Washington -- The heads of three prominent Wall Street bond houses joined with 66 other chief executive officers at the White House yesterday to urge quick passage of President Clinton's $500 billion deficit reduction plan.

"I believe there is no alternative ... it is a critical first step to bring America back to fiscal sanity." said Felix G. Rohatyn, a partner at Lazard Freres & Co.

"One can disagree with individual parts of the plan," he said, but "if Congress does not pass [it], we can expect highly negative reactions from the financial markets."

Vice President Gore had introduced Rohatyn as the first business speaker at the gathering, praising him for his innovative ideas on infrastructure financing and his role in "helping steer New York City away from bankruptcy" in the 1970s.

Robert E. Denham, chairman of Salomon Inc., said the budget package "has sent a strong signal to the people, the governments, and markets of the world that America is serious about putting its economic house in order." He praised Clinton for a "courageous and credible effort to reduce the deficit" and for "facing up to the defining economic challenge of our era.

Donald Marron, chairman of Paine Webber Group Inc., who stood with the other executives, did not speak or issue a statement.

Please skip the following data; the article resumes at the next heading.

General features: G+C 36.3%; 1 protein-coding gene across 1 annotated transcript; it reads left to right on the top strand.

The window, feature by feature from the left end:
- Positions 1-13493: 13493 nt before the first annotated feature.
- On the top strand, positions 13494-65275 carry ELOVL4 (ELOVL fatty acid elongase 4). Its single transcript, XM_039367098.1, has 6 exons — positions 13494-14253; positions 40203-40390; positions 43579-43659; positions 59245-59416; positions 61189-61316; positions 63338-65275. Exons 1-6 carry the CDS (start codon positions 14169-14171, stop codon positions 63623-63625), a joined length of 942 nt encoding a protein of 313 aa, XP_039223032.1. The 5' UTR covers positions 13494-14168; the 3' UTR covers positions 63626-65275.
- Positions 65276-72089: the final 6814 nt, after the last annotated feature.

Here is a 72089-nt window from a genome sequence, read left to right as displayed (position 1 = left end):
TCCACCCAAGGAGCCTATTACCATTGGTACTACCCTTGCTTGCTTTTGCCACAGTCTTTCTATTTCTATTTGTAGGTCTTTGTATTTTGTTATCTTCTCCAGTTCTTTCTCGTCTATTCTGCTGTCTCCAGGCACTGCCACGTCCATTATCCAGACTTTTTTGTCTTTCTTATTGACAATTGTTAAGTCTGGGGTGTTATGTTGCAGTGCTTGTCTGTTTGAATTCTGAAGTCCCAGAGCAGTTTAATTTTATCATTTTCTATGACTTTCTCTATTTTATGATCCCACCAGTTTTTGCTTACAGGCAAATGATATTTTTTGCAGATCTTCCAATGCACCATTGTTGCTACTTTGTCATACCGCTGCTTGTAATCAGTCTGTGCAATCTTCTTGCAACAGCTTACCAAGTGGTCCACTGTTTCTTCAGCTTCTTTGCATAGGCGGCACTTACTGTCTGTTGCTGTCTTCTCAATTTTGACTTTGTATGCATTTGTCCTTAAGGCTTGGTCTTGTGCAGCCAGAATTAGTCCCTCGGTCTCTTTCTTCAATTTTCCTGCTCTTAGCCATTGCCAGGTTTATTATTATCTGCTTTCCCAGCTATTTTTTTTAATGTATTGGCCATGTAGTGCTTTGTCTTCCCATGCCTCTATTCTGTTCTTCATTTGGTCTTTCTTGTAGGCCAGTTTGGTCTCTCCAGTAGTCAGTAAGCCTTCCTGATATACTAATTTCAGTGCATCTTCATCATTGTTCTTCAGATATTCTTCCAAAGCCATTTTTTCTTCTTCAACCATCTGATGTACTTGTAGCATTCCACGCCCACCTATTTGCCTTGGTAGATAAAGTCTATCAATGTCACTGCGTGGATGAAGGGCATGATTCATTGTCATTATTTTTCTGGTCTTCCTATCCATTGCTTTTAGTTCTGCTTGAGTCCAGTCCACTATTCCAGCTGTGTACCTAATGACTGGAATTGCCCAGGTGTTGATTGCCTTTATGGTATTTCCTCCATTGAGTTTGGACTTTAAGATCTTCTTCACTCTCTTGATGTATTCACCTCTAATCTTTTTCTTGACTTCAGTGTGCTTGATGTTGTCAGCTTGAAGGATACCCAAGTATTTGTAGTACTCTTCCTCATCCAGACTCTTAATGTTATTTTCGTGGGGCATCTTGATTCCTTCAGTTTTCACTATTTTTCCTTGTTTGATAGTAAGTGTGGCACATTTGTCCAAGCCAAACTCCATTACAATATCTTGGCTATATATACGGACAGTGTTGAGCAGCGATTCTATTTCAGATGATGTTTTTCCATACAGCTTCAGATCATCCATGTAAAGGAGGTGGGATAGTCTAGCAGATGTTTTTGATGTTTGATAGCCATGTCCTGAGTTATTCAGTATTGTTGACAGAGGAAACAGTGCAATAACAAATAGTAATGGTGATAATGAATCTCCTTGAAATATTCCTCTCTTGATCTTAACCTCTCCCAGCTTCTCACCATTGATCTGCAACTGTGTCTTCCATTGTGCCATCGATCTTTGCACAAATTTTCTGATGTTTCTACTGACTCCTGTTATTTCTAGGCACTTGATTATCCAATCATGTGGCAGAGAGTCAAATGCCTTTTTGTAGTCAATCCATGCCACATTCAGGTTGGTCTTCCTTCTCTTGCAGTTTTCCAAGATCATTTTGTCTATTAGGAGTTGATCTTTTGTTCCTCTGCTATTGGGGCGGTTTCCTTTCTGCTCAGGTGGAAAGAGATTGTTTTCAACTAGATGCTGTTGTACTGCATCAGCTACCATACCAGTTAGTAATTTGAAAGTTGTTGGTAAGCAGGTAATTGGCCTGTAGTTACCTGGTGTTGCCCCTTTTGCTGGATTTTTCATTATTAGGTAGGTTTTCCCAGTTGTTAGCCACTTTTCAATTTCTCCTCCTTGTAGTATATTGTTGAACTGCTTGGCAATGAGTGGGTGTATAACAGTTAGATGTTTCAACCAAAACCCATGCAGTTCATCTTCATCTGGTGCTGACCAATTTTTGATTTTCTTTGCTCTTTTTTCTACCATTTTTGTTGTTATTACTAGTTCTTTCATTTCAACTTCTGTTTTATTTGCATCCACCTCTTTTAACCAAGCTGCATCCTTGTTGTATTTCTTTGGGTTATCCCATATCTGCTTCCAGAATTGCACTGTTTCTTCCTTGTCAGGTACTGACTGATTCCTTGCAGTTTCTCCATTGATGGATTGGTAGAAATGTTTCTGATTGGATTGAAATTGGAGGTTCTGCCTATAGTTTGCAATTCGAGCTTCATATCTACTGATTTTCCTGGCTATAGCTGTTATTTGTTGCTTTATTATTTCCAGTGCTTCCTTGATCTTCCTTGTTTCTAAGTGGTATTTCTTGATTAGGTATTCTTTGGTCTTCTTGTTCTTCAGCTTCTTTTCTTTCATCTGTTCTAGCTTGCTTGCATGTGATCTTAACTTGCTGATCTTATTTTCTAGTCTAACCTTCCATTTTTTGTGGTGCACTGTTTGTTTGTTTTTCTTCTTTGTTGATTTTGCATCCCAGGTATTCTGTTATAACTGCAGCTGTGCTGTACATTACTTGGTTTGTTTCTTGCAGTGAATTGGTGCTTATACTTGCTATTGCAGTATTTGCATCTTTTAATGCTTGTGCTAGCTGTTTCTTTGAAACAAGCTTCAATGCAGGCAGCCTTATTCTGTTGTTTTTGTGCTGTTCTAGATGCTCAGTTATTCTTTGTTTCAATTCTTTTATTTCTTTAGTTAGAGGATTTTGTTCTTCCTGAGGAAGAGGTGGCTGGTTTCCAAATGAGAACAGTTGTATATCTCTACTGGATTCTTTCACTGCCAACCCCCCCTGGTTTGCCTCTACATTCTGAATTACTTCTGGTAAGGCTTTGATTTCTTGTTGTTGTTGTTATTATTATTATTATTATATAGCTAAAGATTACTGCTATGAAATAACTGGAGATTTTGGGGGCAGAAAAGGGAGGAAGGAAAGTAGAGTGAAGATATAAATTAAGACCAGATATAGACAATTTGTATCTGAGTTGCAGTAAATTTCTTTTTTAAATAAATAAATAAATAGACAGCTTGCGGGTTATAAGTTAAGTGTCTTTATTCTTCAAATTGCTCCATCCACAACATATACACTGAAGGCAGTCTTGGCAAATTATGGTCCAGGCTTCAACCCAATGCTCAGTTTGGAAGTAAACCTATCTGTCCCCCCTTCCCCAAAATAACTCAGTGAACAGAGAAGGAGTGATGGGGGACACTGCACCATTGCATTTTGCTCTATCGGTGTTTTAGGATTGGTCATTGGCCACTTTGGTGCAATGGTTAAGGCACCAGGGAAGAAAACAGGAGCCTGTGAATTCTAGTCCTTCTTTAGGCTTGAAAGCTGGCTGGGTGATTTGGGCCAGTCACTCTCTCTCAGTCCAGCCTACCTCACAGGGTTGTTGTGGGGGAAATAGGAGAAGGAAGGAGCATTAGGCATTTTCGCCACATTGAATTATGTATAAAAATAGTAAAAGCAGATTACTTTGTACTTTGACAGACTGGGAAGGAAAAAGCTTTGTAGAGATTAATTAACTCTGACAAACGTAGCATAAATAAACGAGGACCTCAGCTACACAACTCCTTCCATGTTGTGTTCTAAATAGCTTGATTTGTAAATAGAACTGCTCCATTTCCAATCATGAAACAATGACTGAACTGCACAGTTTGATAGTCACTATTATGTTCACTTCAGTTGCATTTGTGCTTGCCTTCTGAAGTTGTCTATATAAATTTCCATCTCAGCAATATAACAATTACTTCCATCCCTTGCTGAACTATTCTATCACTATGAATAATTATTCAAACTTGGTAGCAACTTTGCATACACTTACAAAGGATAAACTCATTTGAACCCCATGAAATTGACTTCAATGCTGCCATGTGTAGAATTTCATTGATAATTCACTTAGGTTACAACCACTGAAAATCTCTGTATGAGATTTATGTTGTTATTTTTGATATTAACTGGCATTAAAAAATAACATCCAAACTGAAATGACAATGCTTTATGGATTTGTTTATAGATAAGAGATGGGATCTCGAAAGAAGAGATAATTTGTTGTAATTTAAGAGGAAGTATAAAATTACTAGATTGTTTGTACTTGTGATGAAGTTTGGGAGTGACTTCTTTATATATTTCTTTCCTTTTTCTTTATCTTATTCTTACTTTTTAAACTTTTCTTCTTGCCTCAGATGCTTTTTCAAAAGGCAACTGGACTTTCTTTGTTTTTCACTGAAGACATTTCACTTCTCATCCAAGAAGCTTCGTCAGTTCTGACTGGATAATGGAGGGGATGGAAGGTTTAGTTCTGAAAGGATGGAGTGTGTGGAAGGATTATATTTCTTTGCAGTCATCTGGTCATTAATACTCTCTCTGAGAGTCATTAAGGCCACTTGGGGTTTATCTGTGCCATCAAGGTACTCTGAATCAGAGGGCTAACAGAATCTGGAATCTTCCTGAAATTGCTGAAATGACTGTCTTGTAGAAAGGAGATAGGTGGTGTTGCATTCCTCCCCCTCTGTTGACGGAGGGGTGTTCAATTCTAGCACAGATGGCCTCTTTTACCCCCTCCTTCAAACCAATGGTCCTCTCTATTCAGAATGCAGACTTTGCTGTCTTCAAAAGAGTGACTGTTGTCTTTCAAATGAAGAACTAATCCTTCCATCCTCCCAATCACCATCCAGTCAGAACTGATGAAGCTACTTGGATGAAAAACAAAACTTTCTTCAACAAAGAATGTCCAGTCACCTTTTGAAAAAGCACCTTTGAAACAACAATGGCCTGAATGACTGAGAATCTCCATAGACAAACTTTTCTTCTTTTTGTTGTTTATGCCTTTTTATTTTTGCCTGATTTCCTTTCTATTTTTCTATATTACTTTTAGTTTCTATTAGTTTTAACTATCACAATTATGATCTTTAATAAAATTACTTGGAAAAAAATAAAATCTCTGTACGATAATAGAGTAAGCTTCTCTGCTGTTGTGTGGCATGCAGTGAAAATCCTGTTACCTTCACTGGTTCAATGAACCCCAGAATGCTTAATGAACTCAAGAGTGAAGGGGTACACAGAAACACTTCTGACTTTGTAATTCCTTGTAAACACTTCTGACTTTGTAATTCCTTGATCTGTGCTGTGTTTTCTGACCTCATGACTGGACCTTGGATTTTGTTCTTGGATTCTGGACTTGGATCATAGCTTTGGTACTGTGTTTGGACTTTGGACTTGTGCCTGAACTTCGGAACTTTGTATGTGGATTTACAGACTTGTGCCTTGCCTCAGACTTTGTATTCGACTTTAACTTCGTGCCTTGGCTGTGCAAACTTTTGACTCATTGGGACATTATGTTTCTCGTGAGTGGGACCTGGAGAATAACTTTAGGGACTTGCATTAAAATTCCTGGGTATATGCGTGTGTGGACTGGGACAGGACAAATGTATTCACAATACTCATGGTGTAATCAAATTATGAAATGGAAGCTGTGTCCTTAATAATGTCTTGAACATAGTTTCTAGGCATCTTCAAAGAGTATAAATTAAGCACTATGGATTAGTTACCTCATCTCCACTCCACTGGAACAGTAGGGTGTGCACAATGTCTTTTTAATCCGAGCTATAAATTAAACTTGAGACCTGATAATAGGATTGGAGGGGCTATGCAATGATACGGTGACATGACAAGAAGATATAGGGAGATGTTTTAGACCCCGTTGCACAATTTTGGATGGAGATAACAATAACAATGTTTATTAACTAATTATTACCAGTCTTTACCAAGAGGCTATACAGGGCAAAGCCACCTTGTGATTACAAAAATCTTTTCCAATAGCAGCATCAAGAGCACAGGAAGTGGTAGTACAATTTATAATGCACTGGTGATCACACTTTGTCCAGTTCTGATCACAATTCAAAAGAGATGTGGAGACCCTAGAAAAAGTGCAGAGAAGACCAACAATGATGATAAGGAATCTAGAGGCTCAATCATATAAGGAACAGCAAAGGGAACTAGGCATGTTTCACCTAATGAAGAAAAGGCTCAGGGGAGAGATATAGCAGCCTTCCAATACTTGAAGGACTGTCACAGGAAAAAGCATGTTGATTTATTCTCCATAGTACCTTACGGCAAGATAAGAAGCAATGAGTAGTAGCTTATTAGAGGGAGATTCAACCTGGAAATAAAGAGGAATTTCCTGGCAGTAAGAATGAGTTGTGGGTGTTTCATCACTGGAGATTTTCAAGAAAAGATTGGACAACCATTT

Clinton used the occasion to tackle rumors that the final budget package currently being negotiated faces defeat in the Senate next week because between 10 and 15 Democratic senators, including some who previously voted for the plan, are now considering voting against the package if it includes an energy tax.

"They have to make up their minds whether the consequences of voting 'no' are greater than the consequences of voting 'yes,'" Clinton said. "And if they do that, I think they will all vote 'yes.'"

Clinton said he does not intend to drop the energy tax at this late date, because it is needed to ensure the plan is "credible" in attaining $500 billion of deficit cuts and paying for some of his economic and business incentives.

"It becomes an arithmetic problem at some point" if you try to do without it, the President said.

Subscribe Now

Access to authoritative analysis and perspective and our data-driven report series.

14-Day Free Trial

No credit card required. Complete access to articles, breaking news and industry data.